Germany Tightens Control Over Industry With Russian Oil Grab
Comment of the Day

September 16 2022

Commentary by Eoin Treacy

Germany Tightens Control Over Industry With Russian Oil Grab

This article from Bloomberg may be of interest to subscribers. Here is a section: 

Germany seized the local unit of Russian oil major Rosneft PJSC as Berlin moves to take sweeping control of its energy industry, secure supplies and sever decades of deep dependence on Moscow for fuel. 

Alongside its move for the Rosneft unit, Chancellor Olaf Scholz’s administration is in advanced talks to take over Uniper SE and two other major gas importers, Bloomberg reported on Thursday. Germany is pressing ahead with an historic overhaul of its economy just two and half years after the Covid-19 pandemic, grabbing control over a huge chunk of its industrial base to prevent shortages and blackouts this winter. 

A decision on the next moves could come within days. The need for action is urgent with Uniper losing 100 million euros ($99.7 million) a day as it tries to replace Russian gas to maintain deliveries to local utilities and manufacturers.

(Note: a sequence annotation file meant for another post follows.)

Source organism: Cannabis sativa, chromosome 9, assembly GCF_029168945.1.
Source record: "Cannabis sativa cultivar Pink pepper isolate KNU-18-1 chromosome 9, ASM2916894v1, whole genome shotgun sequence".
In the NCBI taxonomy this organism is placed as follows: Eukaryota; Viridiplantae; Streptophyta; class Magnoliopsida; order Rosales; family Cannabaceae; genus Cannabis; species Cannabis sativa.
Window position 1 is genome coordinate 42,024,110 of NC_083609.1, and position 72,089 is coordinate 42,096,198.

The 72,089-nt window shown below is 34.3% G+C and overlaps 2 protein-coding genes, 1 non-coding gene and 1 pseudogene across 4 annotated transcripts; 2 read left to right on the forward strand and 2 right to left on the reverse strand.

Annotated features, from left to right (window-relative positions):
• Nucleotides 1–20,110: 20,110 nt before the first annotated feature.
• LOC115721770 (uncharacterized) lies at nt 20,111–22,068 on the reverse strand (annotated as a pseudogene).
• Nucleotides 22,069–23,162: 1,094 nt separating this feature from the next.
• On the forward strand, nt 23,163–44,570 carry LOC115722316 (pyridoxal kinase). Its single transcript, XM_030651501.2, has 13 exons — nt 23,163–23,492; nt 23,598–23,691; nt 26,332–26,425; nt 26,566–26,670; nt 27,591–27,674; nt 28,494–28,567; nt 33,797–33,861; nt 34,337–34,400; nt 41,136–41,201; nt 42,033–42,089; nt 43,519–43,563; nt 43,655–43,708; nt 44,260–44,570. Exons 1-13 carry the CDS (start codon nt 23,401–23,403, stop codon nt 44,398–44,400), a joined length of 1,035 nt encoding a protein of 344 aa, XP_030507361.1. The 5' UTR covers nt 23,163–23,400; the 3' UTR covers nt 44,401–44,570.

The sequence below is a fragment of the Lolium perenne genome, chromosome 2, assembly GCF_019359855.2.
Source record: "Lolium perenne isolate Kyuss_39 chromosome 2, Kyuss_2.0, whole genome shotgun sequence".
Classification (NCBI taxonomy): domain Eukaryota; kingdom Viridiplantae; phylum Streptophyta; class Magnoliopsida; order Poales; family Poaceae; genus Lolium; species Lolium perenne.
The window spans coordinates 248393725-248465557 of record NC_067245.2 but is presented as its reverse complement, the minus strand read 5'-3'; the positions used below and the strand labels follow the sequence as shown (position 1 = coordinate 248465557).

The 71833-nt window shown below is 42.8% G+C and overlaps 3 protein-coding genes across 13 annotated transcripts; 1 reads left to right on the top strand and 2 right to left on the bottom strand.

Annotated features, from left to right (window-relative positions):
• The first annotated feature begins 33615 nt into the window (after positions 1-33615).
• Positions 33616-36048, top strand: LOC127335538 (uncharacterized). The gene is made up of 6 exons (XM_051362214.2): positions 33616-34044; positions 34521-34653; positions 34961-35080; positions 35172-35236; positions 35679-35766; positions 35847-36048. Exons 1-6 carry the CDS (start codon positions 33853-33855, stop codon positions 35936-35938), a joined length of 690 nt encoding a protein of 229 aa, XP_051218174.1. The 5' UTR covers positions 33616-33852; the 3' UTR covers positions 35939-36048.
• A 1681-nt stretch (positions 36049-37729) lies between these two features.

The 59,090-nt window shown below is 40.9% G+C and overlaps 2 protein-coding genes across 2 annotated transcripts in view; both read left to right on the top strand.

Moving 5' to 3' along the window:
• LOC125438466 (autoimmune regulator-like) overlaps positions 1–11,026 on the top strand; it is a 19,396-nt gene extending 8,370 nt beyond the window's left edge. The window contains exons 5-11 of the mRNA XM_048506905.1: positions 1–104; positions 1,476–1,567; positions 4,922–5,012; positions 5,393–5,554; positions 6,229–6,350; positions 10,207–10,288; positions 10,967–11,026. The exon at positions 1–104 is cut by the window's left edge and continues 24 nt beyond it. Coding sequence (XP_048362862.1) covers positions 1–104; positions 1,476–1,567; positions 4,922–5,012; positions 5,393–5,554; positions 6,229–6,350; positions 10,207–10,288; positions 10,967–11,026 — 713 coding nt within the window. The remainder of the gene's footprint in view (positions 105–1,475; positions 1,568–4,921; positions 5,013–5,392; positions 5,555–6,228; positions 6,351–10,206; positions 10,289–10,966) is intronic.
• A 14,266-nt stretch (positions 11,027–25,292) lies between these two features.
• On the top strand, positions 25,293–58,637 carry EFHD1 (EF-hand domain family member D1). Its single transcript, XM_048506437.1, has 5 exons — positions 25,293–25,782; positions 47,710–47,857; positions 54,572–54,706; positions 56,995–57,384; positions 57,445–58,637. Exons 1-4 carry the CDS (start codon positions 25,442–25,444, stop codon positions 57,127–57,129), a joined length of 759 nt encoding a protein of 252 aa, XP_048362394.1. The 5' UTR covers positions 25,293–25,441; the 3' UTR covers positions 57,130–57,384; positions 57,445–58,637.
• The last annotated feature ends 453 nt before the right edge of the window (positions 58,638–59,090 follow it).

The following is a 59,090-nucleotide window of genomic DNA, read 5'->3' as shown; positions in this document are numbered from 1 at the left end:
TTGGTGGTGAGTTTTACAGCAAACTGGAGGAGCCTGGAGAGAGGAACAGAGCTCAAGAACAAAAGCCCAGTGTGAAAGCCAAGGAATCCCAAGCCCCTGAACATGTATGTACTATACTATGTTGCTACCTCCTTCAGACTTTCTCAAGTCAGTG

Eoin Treacy's view

Germany took over all of the landesbanks during the Eurozone’s sovereign wealth crisis. Shorting individual stocks is frowned upon, with several bans being introduced over the last decade. The state has also waded into the market for failing companies, like Wirecard, and banned naked shorting. Therefore, it is not such a logical leap to think Germany will have fully nationalised the domestic gas industry within the year.

Volkswagen sold its 2.6 terrawatt-hour natural gas hedge recently. That fills a hole in demand and is quite possibly the reason Dutch benchmark prices have rolled over since the August peak. The internal trading desk should be very proud of themselves.

The fact Volkswagen has delayed plans to use the gas in manufacturing and will instead stick with coal raises an important issue for European planners. The price of carbon found support this week at the lower side of the range. By eschewed reliance on natural gas, companies are volunteering to manage costs by choosing the lesser evil of paying for carbon credits.

Meanwhile E.ON is partnering with Nikola to develop a hydrogen fuel network for Germany. E.ON continues to distribute at the lower side of its range.
Nikola has been plagued with controversy following inaccurate claims about the prowess of its electric pickup. The share continues to trend lower. The performance of both these shares suggests trend is not attracting the interest of investors worried about the near-term availability of energy. 

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